SeasonalityQueens fly from late March to late September, workers from late May to early October, and males from late May to late October (Thorp et al., 1983).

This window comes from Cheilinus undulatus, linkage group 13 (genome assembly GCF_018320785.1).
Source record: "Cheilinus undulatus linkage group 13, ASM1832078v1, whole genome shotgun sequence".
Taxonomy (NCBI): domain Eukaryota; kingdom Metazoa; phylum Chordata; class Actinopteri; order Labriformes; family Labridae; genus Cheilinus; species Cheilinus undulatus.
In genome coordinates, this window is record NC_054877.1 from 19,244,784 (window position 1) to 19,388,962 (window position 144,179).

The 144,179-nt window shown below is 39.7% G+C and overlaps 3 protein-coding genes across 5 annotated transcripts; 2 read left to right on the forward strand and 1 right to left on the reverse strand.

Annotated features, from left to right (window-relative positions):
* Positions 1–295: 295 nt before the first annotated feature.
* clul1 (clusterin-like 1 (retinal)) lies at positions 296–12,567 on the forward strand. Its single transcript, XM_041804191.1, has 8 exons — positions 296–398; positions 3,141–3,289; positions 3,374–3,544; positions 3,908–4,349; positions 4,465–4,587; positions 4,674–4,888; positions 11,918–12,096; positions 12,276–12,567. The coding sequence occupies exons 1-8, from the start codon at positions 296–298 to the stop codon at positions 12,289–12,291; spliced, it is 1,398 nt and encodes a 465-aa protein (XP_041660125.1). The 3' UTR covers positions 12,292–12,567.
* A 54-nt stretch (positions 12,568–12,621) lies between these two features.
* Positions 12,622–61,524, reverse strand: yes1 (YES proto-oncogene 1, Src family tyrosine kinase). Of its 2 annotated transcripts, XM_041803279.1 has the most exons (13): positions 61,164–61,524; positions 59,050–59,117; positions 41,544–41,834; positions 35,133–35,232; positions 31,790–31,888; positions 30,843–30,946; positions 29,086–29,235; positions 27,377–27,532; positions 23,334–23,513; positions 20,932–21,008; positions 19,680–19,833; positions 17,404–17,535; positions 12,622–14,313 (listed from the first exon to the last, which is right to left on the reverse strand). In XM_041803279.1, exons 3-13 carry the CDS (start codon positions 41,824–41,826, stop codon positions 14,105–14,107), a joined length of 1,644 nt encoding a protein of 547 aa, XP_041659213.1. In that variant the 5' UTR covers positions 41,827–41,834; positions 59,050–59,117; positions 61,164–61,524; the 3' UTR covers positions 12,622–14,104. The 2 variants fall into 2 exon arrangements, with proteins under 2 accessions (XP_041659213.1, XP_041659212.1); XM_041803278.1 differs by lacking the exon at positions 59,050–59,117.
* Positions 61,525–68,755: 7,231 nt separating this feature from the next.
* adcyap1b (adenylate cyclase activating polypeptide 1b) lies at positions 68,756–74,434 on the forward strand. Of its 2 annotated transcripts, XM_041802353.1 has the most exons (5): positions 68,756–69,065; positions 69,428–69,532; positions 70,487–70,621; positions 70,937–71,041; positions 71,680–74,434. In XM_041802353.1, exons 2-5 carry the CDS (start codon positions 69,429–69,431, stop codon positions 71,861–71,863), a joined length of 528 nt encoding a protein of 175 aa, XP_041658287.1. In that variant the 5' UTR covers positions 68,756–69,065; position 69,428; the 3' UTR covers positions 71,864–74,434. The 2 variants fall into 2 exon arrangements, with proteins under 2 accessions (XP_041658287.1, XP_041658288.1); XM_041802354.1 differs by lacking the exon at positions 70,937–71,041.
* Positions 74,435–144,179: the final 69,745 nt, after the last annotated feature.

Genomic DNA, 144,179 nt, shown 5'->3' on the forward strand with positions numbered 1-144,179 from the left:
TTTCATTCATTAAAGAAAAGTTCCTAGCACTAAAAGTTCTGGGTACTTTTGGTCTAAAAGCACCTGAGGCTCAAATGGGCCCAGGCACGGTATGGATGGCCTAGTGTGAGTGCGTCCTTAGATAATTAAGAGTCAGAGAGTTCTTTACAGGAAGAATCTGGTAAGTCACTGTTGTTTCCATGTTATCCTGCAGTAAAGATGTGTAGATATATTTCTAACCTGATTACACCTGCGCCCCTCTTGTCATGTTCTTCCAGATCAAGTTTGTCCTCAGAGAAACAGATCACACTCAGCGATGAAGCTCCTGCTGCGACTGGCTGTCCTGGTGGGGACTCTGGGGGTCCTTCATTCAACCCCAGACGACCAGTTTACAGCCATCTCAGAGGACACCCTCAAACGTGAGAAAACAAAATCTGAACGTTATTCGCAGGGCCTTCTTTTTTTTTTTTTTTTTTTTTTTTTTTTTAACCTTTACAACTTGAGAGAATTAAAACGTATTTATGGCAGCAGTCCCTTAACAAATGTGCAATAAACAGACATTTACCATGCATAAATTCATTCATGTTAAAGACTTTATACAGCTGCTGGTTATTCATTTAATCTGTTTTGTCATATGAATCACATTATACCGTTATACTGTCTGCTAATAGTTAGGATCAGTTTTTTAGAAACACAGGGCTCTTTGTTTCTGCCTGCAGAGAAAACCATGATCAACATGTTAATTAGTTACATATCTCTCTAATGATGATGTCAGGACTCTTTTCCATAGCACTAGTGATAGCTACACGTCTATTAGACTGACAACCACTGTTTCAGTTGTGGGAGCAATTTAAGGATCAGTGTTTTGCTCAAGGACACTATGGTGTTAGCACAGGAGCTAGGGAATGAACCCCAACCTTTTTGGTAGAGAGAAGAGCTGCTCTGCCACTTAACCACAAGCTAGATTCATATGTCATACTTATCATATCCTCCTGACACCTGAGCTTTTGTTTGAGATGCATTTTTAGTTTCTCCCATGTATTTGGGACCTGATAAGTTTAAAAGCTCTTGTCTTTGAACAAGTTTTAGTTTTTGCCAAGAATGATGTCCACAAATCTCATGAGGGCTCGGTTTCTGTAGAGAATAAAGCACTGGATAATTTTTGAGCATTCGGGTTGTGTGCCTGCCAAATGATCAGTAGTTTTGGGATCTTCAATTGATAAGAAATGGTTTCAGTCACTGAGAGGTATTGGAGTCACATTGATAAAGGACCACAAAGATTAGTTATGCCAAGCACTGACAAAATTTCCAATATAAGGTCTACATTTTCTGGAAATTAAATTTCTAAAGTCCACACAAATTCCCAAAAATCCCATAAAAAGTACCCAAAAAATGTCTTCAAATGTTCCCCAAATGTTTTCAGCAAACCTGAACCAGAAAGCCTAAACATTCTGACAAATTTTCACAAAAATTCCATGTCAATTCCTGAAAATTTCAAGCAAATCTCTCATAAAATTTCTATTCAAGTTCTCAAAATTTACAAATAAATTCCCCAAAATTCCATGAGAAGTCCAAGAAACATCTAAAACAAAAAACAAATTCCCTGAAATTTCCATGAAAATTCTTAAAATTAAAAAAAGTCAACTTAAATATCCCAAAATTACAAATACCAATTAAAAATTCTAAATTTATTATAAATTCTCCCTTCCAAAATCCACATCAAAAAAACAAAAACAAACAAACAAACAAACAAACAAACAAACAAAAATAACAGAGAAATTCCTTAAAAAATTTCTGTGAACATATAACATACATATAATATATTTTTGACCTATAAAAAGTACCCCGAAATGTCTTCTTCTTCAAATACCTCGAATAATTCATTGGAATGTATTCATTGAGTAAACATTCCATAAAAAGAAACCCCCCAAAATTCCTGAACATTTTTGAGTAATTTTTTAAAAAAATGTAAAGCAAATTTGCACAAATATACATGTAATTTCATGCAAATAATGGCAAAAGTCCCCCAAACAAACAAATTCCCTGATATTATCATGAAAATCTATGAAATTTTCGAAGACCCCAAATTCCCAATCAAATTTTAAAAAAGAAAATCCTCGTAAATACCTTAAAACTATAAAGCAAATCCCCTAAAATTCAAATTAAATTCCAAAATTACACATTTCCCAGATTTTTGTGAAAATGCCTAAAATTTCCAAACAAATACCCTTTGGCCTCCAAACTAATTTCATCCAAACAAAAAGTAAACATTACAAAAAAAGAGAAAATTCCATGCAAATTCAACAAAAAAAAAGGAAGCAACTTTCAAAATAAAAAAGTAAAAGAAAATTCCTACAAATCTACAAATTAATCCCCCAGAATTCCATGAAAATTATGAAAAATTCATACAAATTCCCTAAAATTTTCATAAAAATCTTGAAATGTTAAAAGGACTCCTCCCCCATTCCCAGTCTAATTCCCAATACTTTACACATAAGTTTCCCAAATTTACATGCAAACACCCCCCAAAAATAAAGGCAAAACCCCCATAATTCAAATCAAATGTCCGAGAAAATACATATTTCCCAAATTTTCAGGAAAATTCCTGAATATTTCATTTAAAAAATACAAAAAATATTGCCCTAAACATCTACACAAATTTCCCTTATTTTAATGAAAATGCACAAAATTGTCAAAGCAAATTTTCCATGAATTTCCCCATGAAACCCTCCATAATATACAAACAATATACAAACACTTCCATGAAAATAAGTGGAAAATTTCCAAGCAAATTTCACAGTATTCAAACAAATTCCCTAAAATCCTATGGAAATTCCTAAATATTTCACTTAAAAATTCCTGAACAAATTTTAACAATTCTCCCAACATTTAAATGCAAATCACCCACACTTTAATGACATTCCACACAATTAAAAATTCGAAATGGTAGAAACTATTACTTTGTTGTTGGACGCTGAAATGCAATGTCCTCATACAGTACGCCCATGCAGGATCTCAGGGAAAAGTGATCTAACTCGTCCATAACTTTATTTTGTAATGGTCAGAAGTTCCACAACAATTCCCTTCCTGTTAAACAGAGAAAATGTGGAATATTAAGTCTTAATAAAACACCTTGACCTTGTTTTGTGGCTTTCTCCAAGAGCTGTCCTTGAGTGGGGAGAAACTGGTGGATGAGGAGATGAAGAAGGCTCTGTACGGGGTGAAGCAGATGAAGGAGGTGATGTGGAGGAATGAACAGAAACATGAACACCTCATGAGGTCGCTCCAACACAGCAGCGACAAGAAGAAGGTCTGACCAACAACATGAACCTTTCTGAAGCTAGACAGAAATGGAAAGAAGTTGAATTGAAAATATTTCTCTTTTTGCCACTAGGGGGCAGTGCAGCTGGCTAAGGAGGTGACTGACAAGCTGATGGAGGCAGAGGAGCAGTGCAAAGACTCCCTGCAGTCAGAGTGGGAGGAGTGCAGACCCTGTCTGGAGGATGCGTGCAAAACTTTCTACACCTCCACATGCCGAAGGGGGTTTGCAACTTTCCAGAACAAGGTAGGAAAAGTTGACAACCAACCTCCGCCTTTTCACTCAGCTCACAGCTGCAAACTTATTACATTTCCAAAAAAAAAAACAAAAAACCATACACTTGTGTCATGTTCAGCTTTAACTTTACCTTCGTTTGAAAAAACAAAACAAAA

IdentificationBombus huntii belongs to the subgenus Pyrobombus, which is characterized by antennal flagella 2.5 to 3 times longer than the scape, and by the malar space, the area from the bottom of the compound eye to the base of the mandible, which is less than twice as long as it is wide (Thorp et al., 1983). Males are distinguished by penis valves that are apically recurved inwards or are hook-shaped. The body of B. huntii is covered in dense, medium length pile (Franklin, 1912). In males, the face, occiput, and cheeks are covered in yellow pile, whereas females have black cheeks. The thorax is mainly yellow, with a black band between the wings that has a nearly straight rear margin. Segments one and four of the abdomen are yellow, two and three are ferruginous red, and the remaining two segments, five and six, are black; however, black hairs may be admixed throughout the abdomen. The wings of the queen are strongly brown, while workers and males wings are lighter coloured and are typically subhyaline. Body length and wingspan differs between castes: queens are 14 to 19 mm in length with a wingspan of 36 to 37 mm, workers range in length from 9 to 13 mm with a wingspan of 20 to 28 mm, and male body length is from 11 to 12 mm with a wingspan from 25 to 27 mm.